If you enjoy debating and argument, this could very well be the aspect of law that’s right for you.
In court cases, you’ll have the opportunity to present your own findings, debate interpretations of the law, argue legal theories, and prove legal points.
Reason #11 – Social standing
While not everyone shares the same view, many people consider lawyers as highly prestigious individuals. Typically, this is due to their high level of education and the amount of authority the command over others.
It’s a profession that is respected by many and the media tends to view it as glamorous.
Cons of Being a Lawyer
Reason #1 – It’s a career that carries with it a high level of stress
You’ll persistently face deadline after deadline as a practicing lawyer.
There’s billing pressures to take care of as well.
How about the long hours?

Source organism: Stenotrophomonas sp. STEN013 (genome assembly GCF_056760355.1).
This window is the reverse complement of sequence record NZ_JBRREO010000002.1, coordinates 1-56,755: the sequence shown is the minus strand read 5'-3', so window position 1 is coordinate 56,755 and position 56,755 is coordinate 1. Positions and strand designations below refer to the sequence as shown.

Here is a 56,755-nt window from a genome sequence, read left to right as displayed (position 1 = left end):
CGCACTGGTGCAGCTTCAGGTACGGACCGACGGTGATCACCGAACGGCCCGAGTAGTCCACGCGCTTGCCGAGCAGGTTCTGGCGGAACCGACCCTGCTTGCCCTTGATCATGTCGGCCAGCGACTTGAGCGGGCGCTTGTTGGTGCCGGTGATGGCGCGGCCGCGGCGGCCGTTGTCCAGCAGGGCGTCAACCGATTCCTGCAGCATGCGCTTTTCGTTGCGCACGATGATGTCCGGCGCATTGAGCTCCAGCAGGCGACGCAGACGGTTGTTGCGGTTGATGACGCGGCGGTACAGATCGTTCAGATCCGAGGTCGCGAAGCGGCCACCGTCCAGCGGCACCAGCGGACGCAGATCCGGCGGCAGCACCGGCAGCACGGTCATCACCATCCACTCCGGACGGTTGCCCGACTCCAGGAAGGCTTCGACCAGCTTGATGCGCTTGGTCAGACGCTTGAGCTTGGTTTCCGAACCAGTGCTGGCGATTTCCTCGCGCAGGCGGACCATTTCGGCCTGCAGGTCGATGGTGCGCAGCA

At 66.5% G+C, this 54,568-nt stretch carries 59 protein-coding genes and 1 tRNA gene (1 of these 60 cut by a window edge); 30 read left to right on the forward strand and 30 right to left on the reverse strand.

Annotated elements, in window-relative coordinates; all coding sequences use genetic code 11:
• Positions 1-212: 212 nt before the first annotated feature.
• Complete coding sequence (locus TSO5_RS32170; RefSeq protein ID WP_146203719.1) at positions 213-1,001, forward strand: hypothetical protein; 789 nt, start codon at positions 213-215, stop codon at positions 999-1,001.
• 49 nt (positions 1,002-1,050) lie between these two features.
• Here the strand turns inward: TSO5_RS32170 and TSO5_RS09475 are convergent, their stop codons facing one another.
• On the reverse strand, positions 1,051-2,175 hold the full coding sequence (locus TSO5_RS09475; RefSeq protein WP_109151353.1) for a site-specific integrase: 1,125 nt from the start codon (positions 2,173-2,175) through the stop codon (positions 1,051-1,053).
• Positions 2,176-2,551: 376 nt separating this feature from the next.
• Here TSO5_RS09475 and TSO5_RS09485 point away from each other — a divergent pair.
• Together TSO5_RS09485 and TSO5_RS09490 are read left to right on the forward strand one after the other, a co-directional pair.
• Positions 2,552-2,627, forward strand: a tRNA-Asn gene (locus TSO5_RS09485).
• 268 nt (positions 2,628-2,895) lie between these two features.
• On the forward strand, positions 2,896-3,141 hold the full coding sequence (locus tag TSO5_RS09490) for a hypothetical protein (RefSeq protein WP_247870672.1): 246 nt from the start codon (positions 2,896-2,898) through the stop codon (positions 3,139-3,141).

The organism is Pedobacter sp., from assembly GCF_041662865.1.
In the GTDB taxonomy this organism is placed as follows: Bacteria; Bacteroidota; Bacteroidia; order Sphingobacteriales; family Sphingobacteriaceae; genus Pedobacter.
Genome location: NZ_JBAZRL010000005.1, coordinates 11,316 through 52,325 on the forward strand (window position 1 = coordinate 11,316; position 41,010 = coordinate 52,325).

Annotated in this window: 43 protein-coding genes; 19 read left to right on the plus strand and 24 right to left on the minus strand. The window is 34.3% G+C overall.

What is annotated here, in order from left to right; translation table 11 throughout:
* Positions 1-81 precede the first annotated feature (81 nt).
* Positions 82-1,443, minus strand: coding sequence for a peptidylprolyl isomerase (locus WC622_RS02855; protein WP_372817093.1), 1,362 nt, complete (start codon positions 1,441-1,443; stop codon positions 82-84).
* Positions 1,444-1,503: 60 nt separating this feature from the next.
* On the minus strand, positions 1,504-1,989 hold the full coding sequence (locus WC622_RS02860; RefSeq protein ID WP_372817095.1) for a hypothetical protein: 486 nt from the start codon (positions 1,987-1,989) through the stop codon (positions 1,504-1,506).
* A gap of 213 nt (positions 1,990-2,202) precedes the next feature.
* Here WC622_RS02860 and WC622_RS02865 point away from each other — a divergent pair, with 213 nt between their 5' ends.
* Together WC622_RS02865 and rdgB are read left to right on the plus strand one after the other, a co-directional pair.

It’s no walk in the park when facing difficult clients.
Then there’s the pressures involved in persistently researching changes in the law.
And it’s based on these and other problem issues that no less than 44% of lawyers that are currently practicing said they would not advise anyone to make law a career.
Lawyers suffer from higher rates of mental health concerns, depression, and even suicide than most other professionals.
Reason #2 – Very long working hours
Particularly during the early years, lawyers are required to put on long working hours.
According to the Legal Trends Report for 2018, the average weekly hours worked by US lawyers was 49.6 hours. However, this pales in comparison to the average hours worked by Big Law attorneys in the US – up to 80 hours per week!